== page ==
But Mayor Bennett leans conservative, and City of Salem leadership definitely can't be accused of being raging liberals. Conservatives also dominate the Salem-Keizer school board after Oregon Right to Life and other conservative groups pumped loads of money into the last low-turnout election for school board members.
Two Latinx candidates ran for school board seats, but well-funded right-wingers beat them. Those candidates would say, "The school board has nobody who looks like me." It still doesn't. This goes a long way toward explaining the frustration of Latinx student activists with the current board.
So there's a disconnect between the progressive attitudes of most people in Salem, and the conservatives who still exercise a degree of power in this town out of proportion to how their ideas and policies are embraced by citizens.
Until power is returned to the people rather than special interests (placing limits on contributions to campaigns for local office would help a lot), anger among those who are on the outside of the halls of power looking in will continue.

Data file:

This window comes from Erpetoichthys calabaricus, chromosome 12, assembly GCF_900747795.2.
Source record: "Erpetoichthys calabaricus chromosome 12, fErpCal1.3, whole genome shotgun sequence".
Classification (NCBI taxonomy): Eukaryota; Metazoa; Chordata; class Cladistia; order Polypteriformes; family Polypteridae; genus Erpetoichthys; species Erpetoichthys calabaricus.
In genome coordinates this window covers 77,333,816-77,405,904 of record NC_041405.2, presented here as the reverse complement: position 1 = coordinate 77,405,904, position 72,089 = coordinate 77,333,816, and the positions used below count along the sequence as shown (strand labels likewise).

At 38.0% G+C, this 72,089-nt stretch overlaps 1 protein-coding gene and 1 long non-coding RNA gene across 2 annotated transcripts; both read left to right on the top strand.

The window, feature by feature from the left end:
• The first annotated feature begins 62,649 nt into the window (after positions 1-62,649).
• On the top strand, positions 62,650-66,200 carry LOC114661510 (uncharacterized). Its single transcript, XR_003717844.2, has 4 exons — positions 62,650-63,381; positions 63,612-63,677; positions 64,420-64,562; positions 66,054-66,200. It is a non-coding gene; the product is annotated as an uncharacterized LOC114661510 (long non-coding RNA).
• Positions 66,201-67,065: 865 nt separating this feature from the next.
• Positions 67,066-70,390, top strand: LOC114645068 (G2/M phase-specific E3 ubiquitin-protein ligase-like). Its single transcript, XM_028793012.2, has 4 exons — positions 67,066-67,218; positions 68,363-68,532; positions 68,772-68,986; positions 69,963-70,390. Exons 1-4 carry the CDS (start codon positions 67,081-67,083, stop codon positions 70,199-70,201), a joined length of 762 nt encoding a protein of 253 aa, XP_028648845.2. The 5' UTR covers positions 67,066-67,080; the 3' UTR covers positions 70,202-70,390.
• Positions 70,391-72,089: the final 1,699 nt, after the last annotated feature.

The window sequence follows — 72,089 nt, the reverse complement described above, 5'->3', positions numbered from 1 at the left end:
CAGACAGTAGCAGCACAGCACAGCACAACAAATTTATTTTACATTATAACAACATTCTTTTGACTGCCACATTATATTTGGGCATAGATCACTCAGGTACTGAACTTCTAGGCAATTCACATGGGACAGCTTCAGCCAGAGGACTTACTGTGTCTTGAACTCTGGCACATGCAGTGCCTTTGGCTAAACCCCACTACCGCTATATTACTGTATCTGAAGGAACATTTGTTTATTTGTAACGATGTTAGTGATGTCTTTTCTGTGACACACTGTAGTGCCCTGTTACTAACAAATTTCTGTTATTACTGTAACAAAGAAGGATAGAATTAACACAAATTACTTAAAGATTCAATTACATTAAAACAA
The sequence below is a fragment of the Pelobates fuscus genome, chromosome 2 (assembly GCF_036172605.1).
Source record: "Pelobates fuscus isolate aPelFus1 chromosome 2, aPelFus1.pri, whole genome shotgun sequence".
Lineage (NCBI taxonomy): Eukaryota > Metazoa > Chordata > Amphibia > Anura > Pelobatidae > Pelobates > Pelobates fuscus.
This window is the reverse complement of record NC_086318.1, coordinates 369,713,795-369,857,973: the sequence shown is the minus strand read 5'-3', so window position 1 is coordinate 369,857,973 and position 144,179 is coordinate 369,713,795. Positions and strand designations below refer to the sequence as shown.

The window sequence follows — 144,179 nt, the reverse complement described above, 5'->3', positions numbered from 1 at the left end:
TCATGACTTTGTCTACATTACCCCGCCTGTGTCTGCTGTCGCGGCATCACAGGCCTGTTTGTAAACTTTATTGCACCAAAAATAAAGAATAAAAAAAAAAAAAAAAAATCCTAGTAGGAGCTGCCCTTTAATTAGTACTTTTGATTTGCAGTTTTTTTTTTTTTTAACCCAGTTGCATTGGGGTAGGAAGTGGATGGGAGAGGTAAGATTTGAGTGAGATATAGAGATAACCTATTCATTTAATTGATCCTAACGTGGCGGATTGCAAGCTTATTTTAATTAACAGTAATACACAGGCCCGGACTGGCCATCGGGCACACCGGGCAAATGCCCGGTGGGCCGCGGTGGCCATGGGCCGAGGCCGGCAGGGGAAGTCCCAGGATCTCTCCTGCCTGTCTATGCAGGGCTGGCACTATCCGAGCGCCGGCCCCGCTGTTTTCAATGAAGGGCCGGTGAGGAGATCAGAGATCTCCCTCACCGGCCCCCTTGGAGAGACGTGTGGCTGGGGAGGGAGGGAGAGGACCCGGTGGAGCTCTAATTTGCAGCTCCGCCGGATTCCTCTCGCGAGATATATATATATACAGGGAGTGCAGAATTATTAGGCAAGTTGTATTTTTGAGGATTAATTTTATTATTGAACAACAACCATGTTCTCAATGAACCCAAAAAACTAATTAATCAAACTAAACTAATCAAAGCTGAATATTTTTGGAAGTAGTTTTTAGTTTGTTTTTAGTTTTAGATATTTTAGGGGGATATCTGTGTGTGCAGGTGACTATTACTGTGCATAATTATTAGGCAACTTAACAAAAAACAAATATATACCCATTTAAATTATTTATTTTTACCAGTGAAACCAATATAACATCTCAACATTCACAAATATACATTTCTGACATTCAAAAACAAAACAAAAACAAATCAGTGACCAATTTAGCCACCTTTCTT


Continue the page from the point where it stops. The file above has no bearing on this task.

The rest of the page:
Who should be leading right now. Ideally, a Mayor who isn't Chuck Bennett. As noted above, Bennett is more conservative than the city he is mayor of.
Plus, Bennett lacks the passion and charisma needed for effective leadership. Much like City Manager Steve Powers, Bennett is adept at maintaining a low-key don't-rock-the-boat persona that is better suited to calm times rather than the turbulent one we are in now. Hopefully a better mayor than Bennett will be elected in 2022.
Until then, the progressive city councilors will do their best to fill Salem's leadership void.
A big problem, though, is that the City of Salem has a strong city manager/weak city council model. So City Manager Powers could be a strong leader, but that isn't either his personality or management style. The progressive city councilors, being elected officials, are better suited for leadership, but they lack the "army" to back them up.
They aren't paid. They have no staff. They have no real media presence other than Facebook. Thus those who should be leading Salem toward a desirable future aren't, and those who want to lead can't.
How Salem Reporter can be of service to our community. First, and most obvious, keep on doing what you're doing. Salem Reporter is doing a great job at covering stories that the Statesman Journal isn't, or is doing a poor job with.